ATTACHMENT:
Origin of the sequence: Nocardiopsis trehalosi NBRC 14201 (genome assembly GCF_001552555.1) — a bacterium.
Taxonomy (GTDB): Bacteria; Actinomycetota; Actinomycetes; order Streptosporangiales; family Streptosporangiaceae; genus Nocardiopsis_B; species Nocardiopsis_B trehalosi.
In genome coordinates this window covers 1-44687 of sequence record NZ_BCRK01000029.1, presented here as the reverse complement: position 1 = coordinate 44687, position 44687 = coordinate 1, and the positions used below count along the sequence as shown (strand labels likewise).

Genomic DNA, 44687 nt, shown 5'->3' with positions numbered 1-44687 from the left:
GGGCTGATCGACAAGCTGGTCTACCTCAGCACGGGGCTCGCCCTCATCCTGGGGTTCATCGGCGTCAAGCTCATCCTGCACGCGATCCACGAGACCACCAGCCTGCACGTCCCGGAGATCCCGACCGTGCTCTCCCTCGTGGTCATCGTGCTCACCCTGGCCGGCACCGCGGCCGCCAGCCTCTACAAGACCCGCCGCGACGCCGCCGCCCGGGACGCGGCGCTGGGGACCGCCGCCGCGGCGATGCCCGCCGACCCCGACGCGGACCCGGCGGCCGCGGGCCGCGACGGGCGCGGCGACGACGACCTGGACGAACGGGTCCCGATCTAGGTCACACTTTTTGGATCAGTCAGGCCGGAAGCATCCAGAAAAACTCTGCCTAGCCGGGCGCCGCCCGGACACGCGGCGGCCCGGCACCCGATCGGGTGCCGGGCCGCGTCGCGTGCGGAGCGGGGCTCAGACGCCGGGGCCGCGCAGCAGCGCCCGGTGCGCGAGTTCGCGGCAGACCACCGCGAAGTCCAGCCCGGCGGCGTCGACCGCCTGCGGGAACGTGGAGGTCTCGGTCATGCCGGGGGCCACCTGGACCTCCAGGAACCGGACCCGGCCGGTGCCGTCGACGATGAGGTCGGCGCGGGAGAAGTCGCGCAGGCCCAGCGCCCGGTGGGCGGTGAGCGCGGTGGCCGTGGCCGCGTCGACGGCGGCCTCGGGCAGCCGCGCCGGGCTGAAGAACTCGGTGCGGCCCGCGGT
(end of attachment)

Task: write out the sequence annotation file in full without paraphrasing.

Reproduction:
Origin of the sequence: Nocardiopsis trehalosi NBRC 14201 (genome assembly GCF_001552555.1) — a bacterium.
Taxonomy (GTDB): Bacteria; Actinomycetota; Actinomycetes; order Streptosporangiales; family Streptosporangiaceae; genus Nocardiopsis_B; species Nocardiopsis_B trehalosi.
In genome coordinates this window covers 1-44687 of sequence record NZ_BCRK01000029.1, presented here as the reverse complement: position 1 = coordinate 44687, position 44687 = coordinate 1, and the positions used below count along the sequence as shown (strand labels likewise).

Genomic DNA, 44687 nt, shown 5'->3' with positions numbered 1-44687 from the left:
GGGCTGATCGACAAGCTGGTCTACCTCAGCACGGGGCTCGCCCTCATCCTGGGGTTCATCGGCGTCAAGCTCATCCTGCACGCGATCCACGAGACCACCAGCCTGCACGTCCCGGAGATCCCGACCGTGCTCTCCCTCGTGGTCATCGTGCTCACCCTGGCCGGCACCGCGGCCGCCAGCCTCTACAAGACCCGCCGCGACGCCGCCGCCCGGGACGCGGCGCTGGGGACCGCCGCCGCGGCGATGCCCGCCGACCCCGACGCGGACCCGGCGGCCGCGGGCCGCGACGGGCGCGGCGACGACGACCTGGACGAACGGGTCCCGATCTAGGTCACACTTTTTGGATCAGTCAGGCCGGAAGCATCCAGAAAAACTCTGCCTAGCCGGGCGCCGCCCGGACACGCGGCGGCCCGGCACCCGATCGGGTGCCGGGCCGCGTCGCGTGCGGAGCGGGGCTCAGACGCCGGGGCCGCGCAGCAGCGCCCGGTGCGCGAGTTCGCGGCAGACCACCGCGAAGTCCAGCCCGGCGGCGTCGACCGCCTGCGGGAACGTGGAGGTCTCGGTCATGCCGGGGGCCACCTGGACCTCCAGGAACCGGACCCGGCCGGTGCCGTCGACGATGAGGTCGGCGCGGGAGAAGTCGCGCAGGCCCAGCGCCCGGTGGGCGGTGAGCGCGGTGGCCGTGGCCGCGTCGACGGCGGCCTCGGGCAGCCGCGCCGGGCTGAAGAACTCGGTGCGGCCCGCGGT